Yeah – like that.
Anyway, the show was wonderful. In case you’ve never heard of the Celtic Woman show, here’s a little background for you :-). Click…expand your horizon a bit. You’re welcome.
6 thoughts on “The Only Chip in the Cookie”
Great post! Growing up in a small town in the South, I remember the few black students who defied stereotypes were often viewed with suspicion by both blacks & whites. In any case, as I’ve gotten older I’ve learned to really appreciate those who break stereotypes. I love it when I meet someone who is so different than “the norm” for their age/race/religion/gender, etc. I’ve also learned that a black man dressed in “gangsta” attire can still be a perfectly decent, generous human being who just might like opera . . . I love people who surprise me like that! And Celtic Woman is awesome. I can’t believe people were so openly questioning of your being at the concert (& yet I do believe it). To me that is just so rude.
Thank you :-). I have a lot of fun blowing stereotypes out of the water, lol. As for the questions…I tend to make exceptions for anyone who seems to be genuinely curious and then open to the answer. Mind you, had I thought for a second they were asking the questions in order to exclude us in any way, I might have taken offense, but in this case, the vibe I got was mellow. They may have had some prejudices, some preconceived notions, but they were ready to listen to what we had to say.
I’m glad they seemed open-minded!
Once again your understated style comes through. I never used to think about whether someone’s skin color or ethnic background mattered until I was in the situation where I was the only white chick in the place. Well, me and my daughter. I had several hours of looks, stares, whispers, some who didn’t bother to whisper but make rude judgmental comments. I realized then how much of an issue it can be when you are in the minority.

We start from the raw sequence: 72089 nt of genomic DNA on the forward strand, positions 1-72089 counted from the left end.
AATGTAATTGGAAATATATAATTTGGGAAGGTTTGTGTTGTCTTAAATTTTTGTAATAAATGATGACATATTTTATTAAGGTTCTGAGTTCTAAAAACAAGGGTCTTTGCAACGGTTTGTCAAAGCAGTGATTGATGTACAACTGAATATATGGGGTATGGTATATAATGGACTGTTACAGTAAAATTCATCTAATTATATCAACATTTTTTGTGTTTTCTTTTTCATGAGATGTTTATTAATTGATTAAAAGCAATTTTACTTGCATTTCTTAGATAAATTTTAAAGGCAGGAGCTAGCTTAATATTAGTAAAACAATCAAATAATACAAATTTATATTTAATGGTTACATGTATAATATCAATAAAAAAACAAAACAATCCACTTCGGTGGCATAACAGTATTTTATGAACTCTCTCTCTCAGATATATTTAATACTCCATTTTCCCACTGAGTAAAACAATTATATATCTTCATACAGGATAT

When we first “met” online, I had no idea you were of color nor did I care. What impressed me was that you conduct yourself with class and style. (That old fashioned upbringing I think has benefitted us both!) You have a unique voice that is charming, endearing, and intelligent. What business is it of anyone’s if you like a variety of music, movies, activities, or sports? There are certain aspects to my personality that are strongly influenced by my upbringing that come out in a “red neck” no nonsense outlook and then people are shocked when I say I don’t like country music or country line dancing. PLease – everyone doing the same step in the same direction at the same time? Where’s the fun in that?
Anyway, I’d like to think there were more people who are open-minded than those who are judgmental. There are some, I Know there are because most of my friends are not the judgmental type.
OH, and those shoes totally rock! I have shoe envy – you know how I love my shoes girlfriend!
LOL – hugs. I’ve lived my life with this kind of scrutiny and it’s rare you find people willing to admit to their curiosity, let alone being willing to have it satisfied with information that goes against their preconceived notions or prejudices. But I’ve managed to always find the one or two with the open minds and that keeps me from feeling as if there is no hope that one day, I won’t be seen as such an oddity…at least not for the color of my skin and the interests I’m pursuing. I think my (questionable) sense of style though will always be a trigger for the side eye and whispered comment. lol.